Dimitry Leskov is absolutely right here.
All of the above is just theory of what could make JIT faster, implementing every scenaro is almost impossible. Besides, due to the fact that we only have a handful of different instruction sets on x86_64 CPUs there is very little to gain by targeting every instruction set on the current CPU. I always go by the rule of targeting x86_64 and SSE4.2 when building performance critical applications in native code. Java's fundamental structure is causing a ton of limitations, JNI can help you show just how inefficient it is, JIT is only sugarcoating this by making it overall faster. Besides the fact that every function by default is virtual, it also uses class types at runtime as opposed to for example C++. C++ has a great advantage here when it comes to performance, because no class object is required to be loaded at runtime, it's all blocks of data that gets allocated in memory, and only initialized when requested. In other words C++ doesn't have class types at runtime. Java classes are actual objects, not just templates. I'm not going to go into GC because that's irrelevant. Java strings are also slower because they use dynamic string pooling which would require runtime to do string searches in the pool table each time. Many of those things are due to the fact that Java wasn't first built to be fast, so its fundament will always be slow. Most native languages (primarily C/C++) was specifically built to be lean and mean, no waste of memory or resources. The first few versions of Java in fact were terribly slow and wasteful to memory, with lots of unnecessary meta data for variables and what not. As it is today, JIT being capable of producing faster code than AOT languages will remain a theory.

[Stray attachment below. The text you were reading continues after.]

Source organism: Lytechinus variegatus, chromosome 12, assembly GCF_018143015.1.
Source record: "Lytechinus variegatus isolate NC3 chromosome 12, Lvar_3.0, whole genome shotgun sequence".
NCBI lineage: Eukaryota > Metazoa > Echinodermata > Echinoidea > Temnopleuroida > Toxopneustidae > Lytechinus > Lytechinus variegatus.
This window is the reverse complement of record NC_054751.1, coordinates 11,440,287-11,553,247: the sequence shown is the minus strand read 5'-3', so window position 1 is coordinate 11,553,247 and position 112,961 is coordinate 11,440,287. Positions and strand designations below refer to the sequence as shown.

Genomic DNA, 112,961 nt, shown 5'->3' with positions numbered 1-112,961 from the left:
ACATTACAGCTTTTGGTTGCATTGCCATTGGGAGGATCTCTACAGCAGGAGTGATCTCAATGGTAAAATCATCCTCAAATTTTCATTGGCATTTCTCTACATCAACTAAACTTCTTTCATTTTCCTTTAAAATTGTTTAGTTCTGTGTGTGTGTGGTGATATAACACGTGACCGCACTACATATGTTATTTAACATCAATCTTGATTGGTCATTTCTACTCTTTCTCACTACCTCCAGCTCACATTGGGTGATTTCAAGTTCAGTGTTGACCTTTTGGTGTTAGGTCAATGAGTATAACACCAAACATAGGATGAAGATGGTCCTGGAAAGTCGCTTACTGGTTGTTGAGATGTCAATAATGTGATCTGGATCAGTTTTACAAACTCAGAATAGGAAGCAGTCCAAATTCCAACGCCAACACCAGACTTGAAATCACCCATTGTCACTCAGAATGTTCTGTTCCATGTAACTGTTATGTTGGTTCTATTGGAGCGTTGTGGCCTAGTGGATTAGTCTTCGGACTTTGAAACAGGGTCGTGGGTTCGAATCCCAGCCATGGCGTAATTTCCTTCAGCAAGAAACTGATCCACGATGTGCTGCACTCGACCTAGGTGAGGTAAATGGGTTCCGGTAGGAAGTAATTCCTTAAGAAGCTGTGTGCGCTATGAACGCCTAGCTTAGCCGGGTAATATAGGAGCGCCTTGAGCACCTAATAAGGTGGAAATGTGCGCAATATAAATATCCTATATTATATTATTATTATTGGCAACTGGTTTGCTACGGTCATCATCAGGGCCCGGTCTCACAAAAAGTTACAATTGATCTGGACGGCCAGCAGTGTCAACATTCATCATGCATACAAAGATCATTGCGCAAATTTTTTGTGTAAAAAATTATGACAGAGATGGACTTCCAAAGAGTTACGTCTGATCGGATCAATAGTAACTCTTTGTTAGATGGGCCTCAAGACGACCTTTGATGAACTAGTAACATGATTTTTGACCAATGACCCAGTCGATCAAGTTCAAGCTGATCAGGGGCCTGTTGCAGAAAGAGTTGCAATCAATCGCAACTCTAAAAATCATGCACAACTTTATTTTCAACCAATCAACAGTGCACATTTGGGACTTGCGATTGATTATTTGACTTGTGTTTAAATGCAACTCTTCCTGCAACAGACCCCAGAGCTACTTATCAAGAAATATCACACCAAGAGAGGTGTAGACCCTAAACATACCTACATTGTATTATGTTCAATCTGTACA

Think about all the work the JIT needs to keep track of to do the lazy JIT, increment a counter each time a function is called, check how many times it's been called.. so on and so forth. Running the JIT is taking a lot of time. The tradeof in my eyes is not worth it. This is just on PC
Ever tried to run Java on Raspberry and other embedded devices? Absolutely terrible performance. JavaFX on Raspberry? Not even functional...
Java and its JIT is very far from meeting all of what it advertises and the theory people blindly spew out about it.